Split-thread hackle SBS

ScottP

Active Member
#1
Another way to use those big feathers for soft hackles.


tied here on a basic Pheasant Tail




this feather would be perfect for a #8 but I'm interested in something more like a #18





insert the barbs in clip (extend about shank length); Petijean's is a nice tool, and makes it easy to show the process in photos, but any clip will do the job





trim the butt ends close, but leave enough to grab with the thread





split thread (UTC 70 used here)




insert clip





slide thread down till it captures the barbs and release clip





spin bobbin to lock in feather barbs





wet fingers, stroke fibers back while wrapping "hackle"





half hitch, SHHAN




Craig Mathews
and Walter Wiese
have put together excellent instructions using oversize feathers, but for the life of me, I can't spin one like Mathews and when I use Walter's method, I often get uneven distribution around the fly (more a matter of lack of ability on my part). Using the split-thread really doesn't take much longer and I've found it produces consistent results for me; YMMV.

Regards,
Scott
 

ScottP

Active Member
#2
This one with an aftershaft (pheasant)







insert feather in split thread




try to capture it close to quill




trim quill side away




spin bobbin to trap fibers




wet fingers, stroke fibers back







although fibers are a bit matted here, they get real buggy in the water




Nice thing about the aftershaft feathers is they work just as well on even smaller hooks. This one's a #16, but I can go down to a #22 scud hook easily; just a matter of adjusting how far they protrude.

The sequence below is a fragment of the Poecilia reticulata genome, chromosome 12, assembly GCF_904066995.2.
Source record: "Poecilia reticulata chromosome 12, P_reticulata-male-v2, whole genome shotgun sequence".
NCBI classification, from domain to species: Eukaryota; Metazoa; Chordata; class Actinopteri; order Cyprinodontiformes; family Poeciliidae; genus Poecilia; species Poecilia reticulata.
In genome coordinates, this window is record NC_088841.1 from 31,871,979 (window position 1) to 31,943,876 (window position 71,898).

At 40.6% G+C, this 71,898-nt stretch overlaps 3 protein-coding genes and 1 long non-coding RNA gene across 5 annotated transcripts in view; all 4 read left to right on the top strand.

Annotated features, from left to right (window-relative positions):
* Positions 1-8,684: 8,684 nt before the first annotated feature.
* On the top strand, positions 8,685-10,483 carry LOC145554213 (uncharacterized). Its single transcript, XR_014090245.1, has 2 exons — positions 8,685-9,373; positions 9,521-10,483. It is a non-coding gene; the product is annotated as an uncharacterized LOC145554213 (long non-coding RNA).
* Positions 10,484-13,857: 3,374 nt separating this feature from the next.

Regards,
Scott
 

NCL

Active Member
#3
Scott,

Thanks for the alternative method (Walter), I have been using the Mathews method but they are not coming out to my liking for the exact reason you mentioned.
 
#6
I learned the method that Walter Wiese demonstrates. It works, but does have the problem of not usually giving uniform distribution of hackle barbs, but as he points out, that doesn't matter to the fish. A modification of the method he shows is to nip the stem of the feather back down a bit from the tip, leaving a 'V', then pinch the barbs together pointing forward and tie it down as he does with a clump of barbs pulled from one side.

I bought a Pettijean kit several years ago and played with it a bit, but haven't used it much. I think it affords some really creative possibilities, if one experiments with it for a while.

D